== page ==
The mining regulations stated that the holder of a claim must work that claim for a minimum of three days out of fourteen. If this requirement was not fulfilled, the claim could be subject to forfeiture subject to forfeit as determined by the mining warden.

The ever-vigilant Ben Thompson, always on the look-out for any opportunity, seized his chance. Among his other absences, Tom Coolon made a trip to Clermont to buy supplies of food. Floods had made rivers and creeks impassable and food supplies were desperately low. Coolon braved the flooded streams and washed-out gullies on his slow and arduous journey. On reaching Clermont and purchasing food supplies, he had now to return along the muddy track and across the same creeks and rivers from whence he had come. It took him over two weeks to accomplish this journey which most people would look upon as an amazing feat, given the difficult conditions. Ben Thompson saw this as an opportunity. He applied for forfeiture of Coolon’s Reward claim on the grounds that he had not worked it for over two weeks. Coolon and his supporters could scarce believe the temerity of Thompson’s action and probably thought his application would fail. Those who supported Thompson encouraged him to proceed. Thompson’s application for forfeiture split the population of the tiny mining town into two opposing viewpoints.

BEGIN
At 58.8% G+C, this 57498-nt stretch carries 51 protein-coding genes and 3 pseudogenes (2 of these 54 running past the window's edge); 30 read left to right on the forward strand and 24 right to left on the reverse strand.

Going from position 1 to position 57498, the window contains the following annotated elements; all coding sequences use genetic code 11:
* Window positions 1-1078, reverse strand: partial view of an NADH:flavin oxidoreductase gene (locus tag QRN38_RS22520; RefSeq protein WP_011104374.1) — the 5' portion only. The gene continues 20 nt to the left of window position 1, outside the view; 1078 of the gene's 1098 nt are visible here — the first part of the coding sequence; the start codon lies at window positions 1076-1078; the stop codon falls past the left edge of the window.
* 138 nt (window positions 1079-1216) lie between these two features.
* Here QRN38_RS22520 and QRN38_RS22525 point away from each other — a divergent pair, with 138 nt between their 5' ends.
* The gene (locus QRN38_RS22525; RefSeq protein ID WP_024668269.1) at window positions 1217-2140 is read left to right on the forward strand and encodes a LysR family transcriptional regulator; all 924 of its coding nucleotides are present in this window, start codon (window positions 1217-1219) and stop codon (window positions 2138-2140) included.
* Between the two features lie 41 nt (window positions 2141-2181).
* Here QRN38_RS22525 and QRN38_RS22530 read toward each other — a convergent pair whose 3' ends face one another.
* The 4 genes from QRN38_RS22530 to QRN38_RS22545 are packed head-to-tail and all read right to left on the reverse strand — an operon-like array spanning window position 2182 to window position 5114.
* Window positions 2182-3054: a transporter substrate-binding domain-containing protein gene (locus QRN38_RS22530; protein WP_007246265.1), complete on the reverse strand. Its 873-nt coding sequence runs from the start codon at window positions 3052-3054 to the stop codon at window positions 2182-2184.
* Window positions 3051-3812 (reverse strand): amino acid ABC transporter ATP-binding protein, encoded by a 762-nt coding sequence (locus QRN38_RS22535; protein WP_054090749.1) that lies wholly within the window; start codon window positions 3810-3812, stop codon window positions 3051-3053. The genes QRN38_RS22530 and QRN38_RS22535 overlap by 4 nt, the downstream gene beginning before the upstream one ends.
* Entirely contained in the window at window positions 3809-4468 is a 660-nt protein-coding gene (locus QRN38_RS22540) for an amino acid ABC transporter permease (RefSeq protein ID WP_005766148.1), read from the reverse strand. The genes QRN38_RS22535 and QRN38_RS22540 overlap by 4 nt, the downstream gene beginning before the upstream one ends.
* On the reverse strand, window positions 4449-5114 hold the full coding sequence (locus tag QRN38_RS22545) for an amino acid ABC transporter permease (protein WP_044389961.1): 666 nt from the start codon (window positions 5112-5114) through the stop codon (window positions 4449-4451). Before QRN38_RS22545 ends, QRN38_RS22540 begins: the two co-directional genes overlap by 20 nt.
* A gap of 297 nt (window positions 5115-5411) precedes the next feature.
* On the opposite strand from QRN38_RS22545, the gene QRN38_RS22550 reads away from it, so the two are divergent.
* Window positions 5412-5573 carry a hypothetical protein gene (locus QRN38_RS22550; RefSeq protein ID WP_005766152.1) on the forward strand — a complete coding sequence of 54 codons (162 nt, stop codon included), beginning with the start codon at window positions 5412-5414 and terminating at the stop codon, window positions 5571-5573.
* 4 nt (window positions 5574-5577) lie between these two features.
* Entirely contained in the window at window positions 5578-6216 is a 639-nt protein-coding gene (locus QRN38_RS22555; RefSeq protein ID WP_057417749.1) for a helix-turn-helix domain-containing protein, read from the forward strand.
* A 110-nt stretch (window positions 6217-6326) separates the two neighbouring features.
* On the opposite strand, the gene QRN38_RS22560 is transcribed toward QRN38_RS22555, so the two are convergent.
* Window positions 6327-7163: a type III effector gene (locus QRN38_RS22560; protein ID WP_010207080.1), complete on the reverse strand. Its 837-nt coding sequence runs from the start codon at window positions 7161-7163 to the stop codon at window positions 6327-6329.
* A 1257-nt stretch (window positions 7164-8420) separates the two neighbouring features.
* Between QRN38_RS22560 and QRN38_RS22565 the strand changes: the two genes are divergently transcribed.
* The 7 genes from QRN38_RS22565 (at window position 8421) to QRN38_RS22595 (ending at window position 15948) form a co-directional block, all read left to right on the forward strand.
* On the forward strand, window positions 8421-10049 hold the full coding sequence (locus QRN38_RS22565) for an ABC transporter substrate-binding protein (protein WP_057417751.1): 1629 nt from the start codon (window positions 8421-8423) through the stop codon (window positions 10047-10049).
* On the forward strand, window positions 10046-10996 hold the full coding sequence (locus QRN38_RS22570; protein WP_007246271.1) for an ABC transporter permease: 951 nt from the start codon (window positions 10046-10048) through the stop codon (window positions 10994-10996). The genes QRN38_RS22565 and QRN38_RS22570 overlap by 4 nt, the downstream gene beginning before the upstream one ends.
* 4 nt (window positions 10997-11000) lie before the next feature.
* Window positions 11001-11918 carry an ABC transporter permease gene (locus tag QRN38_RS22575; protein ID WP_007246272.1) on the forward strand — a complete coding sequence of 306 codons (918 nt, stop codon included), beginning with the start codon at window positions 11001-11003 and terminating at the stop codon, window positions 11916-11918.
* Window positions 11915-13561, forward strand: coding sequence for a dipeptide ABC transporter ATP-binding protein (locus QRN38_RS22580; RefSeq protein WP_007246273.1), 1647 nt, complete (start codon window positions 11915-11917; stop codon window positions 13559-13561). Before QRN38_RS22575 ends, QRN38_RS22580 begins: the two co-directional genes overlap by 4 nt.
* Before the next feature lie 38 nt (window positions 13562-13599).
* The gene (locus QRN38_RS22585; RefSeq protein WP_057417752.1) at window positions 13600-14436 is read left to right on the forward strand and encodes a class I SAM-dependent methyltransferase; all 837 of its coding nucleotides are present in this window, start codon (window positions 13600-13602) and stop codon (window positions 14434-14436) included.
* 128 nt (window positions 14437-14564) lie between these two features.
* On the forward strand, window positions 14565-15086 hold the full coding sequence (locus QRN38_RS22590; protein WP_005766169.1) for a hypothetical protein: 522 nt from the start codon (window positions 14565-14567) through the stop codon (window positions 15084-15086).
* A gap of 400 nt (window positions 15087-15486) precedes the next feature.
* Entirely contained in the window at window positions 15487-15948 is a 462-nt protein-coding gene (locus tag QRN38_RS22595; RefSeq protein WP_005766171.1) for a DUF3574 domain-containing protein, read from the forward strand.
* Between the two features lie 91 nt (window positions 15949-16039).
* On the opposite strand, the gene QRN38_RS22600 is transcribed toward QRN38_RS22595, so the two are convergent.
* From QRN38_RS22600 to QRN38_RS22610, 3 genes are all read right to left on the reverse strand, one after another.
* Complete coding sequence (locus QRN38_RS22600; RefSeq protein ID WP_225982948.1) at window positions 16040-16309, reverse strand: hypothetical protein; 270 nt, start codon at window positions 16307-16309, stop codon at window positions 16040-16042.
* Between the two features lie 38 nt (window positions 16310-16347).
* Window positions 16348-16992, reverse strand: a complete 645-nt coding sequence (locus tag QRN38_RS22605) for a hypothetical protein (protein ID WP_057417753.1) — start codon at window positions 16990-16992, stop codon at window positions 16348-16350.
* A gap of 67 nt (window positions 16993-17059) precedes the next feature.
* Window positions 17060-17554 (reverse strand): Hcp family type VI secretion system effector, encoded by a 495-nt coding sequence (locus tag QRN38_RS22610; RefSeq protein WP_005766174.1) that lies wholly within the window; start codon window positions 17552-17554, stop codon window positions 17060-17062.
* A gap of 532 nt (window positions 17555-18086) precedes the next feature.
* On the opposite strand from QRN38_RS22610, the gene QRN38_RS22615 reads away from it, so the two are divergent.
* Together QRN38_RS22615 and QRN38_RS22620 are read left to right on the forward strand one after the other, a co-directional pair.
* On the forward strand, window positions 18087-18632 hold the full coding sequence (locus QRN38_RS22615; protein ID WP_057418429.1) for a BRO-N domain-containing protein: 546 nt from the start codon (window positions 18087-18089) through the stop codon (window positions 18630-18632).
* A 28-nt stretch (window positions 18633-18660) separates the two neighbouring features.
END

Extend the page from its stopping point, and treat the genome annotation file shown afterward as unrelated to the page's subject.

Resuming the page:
Mining Warden Power heard the case in Clermont. Coolon had already made it clear what he intended to do if he lost the case and had to forfeit the mine he had owned and worked for the past four years. He had made verbal threats against Thompson which is, perhaps, understandable. Then he turned his attention to mining warden Power and threatened him. Power was worried by his threatening comments and he sent telegrams to his superiors stating that he felt unsafe.

Thompson made several applications for forfeiture and four other miners supported his case as witnesses. These men had to attend each hearing at Clermont which, in those days was no easy trip to make. After due consideration and, governed by the mining law of the day, warden Power eventually made his decision. He granted ownership of Coolon’s Reward claim to Thompson. Without doing anything other than taking the matter to court, Thompson now owned a productive gold mine.